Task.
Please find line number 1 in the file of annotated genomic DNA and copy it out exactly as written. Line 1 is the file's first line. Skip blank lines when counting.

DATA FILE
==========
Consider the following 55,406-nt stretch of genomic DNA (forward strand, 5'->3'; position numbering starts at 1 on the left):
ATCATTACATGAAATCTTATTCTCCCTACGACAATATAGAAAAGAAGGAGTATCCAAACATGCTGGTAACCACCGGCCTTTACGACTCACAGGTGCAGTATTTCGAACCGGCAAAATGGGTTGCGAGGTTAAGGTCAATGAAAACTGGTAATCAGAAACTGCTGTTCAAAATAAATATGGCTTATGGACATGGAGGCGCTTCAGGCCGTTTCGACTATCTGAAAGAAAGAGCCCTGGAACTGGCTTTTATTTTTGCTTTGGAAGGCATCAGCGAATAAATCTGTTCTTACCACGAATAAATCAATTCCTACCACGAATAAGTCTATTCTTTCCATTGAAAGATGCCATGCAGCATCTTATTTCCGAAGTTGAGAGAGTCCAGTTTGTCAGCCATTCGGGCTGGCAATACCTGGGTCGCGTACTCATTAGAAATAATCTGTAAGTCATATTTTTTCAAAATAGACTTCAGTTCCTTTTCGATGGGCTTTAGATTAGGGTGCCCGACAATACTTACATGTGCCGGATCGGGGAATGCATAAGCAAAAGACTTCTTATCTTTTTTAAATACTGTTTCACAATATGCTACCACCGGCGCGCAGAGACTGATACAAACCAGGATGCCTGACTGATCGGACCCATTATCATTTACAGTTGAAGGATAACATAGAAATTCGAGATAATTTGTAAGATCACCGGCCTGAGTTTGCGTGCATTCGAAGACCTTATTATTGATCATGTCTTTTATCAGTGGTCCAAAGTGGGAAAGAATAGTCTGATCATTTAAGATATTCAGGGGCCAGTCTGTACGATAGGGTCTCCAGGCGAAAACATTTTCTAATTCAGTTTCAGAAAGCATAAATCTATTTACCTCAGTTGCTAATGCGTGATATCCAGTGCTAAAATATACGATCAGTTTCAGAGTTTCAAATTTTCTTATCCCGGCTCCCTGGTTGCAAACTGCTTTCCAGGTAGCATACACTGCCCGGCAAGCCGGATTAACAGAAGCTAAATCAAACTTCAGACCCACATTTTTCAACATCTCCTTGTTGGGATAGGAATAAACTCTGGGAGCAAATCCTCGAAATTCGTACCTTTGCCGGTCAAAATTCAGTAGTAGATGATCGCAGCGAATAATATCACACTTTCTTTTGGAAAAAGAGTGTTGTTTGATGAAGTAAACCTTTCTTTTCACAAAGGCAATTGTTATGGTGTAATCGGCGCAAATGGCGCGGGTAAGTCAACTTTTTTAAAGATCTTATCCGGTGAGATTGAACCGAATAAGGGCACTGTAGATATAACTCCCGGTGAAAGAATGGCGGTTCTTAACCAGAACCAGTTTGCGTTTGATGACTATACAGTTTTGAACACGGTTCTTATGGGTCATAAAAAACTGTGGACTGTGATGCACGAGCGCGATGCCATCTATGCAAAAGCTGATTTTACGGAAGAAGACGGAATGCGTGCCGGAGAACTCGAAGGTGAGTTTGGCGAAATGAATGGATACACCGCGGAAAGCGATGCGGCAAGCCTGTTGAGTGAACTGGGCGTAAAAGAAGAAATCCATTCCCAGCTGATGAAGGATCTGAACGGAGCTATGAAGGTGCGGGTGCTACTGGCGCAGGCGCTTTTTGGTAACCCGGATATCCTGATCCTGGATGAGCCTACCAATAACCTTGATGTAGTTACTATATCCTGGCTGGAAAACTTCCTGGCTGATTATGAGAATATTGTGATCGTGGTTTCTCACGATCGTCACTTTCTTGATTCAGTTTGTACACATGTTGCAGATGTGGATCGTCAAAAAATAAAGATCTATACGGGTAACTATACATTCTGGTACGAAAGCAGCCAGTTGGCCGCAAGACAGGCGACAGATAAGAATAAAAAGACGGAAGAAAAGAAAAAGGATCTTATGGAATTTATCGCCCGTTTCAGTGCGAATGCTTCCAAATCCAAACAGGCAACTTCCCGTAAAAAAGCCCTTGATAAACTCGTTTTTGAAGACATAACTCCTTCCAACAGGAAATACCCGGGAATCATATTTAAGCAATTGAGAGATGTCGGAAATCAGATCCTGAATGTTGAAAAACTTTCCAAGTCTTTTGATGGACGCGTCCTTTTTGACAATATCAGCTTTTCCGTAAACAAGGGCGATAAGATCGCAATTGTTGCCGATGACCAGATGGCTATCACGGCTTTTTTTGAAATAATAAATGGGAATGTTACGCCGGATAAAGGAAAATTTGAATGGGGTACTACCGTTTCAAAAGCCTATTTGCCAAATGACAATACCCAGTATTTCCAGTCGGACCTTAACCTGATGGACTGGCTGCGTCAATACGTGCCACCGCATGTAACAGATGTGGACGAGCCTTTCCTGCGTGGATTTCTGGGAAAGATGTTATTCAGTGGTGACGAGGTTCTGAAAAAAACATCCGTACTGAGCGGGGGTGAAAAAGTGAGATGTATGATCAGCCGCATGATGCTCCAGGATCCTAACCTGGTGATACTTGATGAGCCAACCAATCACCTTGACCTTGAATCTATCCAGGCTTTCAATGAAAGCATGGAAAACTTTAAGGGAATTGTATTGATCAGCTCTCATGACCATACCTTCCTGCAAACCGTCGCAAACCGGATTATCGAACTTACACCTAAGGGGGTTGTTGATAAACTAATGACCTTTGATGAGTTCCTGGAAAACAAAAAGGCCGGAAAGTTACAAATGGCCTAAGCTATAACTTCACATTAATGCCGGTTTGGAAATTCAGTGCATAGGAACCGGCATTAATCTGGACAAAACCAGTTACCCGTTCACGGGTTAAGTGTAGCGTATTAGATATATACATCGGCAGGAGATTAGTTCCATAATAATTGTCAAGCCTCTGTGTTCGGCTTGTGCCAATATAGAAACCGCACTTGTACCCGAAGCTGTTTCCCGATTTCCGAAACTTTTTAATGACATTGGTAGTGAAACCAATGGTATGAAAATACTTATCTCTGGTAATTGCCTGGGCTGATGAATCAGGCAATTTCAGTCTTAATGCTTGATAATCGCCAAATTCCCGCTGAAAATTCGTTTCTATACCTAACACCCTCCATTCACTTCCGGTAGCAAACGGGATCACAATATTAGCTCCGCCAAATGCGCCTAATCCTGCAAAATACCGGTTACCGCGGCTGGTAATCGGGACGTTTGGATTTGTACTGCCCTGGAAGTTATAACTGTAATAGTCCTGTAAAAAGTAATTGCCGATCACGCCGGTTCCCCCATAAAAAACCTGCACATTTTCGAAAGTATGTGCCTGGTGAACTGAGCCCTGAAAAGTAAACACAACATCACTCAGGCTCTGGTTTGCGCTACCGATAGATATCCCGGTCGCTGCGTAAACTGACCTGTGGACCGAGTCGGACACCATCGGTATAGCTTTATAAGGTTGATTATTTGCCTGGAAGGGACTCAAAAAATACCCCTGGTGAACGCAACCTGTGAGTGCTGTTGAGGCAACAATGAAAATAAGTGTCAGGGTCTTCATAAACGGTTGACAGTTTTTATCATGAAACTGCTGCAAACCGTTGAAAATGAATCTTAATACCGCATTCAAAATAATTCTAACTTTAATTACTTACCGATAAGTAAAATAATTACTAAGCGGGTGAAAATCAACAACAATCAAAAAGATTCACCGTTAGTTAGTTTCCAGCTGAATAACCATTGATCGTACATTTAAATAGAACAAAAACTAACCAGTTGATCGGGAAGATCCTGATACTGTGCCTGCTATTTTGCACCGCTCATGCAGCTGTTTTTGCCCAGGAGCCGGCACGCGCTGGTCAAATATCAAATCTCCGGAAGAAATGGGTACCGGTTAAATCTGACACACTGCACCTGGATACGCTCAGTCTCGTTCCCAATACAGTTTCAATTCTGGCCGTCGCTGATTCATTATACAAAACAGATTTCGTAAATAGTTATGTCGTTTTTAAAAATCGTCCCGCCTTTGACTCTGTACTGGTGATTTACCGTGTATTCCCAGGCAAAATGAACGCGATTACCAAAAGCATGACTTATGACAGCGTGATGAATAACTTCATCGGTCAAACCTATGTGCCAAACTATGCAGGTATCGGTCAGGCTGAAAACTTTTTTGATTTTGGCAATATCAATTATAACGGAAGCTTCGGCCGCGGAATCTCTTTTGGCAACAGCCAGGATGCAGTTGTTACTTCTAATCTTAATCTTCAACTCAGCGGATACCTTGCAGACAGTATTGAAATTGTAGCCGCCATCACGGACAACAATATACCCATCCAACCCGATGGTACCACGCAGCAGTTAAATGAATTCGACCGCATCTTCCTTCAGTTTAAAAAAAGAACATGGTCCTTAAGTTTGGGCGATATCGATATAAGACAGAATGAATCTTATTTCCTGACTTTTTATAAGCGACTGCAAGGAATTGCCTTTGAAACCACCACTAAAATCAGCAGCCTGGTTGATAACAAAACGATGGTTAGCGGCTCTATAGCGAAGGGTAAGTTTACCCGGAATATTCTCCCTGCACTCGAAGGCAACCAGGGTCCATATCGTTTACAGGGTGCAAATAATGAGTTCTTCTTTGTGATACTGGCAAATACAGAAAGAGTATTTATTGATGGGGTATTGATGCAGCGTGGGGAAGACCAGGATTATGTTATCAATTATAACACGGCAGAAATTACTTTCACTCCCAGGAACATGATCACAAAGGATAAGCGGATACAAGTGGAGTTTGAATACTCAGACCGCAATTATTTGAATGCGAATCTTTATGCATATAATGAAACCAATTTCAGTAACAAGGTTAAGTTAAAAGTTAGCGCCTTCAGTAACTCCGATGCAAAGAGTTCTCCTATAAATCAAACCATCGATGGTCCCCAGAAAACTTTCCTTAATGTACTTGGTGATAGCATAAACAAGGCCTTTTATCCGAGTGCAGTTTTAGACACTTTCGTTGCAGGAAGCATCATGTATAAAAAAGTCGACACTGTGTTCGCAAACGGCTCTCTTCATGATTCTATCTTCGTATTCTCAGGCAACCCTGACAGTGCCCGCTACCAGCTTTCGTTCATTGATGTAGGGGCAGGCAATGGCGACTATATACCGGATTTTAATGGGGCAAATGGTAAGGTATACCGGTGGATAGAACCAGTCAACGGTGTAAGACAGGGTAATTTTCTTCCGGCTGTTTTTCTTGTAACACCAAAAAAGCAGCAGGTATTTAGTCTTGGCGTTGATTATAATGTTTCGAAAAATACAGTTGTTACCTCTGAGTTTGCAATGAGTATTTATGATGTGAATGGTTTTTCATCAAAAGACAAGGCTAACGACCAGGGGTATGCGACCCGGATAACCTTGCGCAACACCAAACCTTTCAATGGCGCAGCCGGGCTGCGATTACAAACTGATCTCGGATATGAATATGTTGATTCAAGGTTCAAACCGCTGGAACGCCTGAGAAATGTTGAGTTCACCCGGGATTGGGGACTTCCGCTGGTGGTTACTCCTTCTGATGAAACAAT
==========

Consider the following 55,406-nt stretch of genomic DNA (forward strand, 5'->3'; position numbering starts at 1 on the left):